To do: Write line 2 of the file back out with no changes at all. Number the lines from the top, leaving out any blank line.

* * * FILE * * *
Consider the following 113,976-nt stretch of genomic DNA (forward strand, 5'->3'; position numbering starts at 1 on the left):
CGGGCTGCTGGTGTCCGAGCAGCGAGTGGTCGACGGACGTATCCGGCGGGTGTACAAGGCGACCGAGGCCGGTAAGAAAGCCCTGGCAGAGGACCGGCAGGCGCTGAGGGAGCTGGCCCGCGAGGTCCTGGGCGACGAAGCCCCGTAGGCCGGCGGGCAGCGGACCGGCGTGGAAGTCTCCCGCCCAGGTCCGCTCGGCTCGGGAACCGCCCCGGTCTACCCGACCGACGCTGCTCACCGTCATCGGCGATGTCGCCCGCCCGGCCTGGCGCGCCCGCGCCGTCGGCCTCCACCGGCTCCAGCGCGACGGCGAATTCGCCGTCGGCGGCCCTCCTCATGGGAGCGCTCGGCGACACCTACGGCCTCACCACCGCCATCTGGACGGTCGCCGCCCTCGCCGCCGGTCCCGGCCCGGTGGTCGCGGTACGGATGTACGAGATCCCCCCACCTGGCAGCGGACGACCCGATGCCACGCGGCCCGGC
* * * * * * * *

CGGGCTGCTGGTGTCCGAGCAGCGAGTGGTCGACGGACGTATCCGGCGGGTGTACAAGGCGACCGAGGCCGGTAAGAAAGCCCTGGCAGAGGACCGGCAGGCGCTGAGGGAGCTGGCCCGCGAGGTCCTGGGCGACGAAGCCCCGTAGGCCGGCGGGCAGCGGACCGGCGTGGAAGTCTCCCGCCCAGGTCCGCTCGGCTCGGGAACCGCCCCGGTCTACCCGACCGACGCTGCTCACCGTCATCGGCGATGTCGCCCGCCCGGCCTGGCGCGCCCGCGCCGTCGGCCTCCACCGGCTCCAGCGCGACGGCGAATTCGCCGTCGGCGGCCCTCCTCATGGGAGCGCTCGGCGACACCTACGGCCTCACCACCGCCATCTGGACGGTCGCCGCCCTCGCCGCCGGTCCCGGCCCGGTGGTCGCGGTACGGATGTACGAGATCCCCCCACCTGGCAGCGGACGACCCGATGCCACGCGGCCCGGC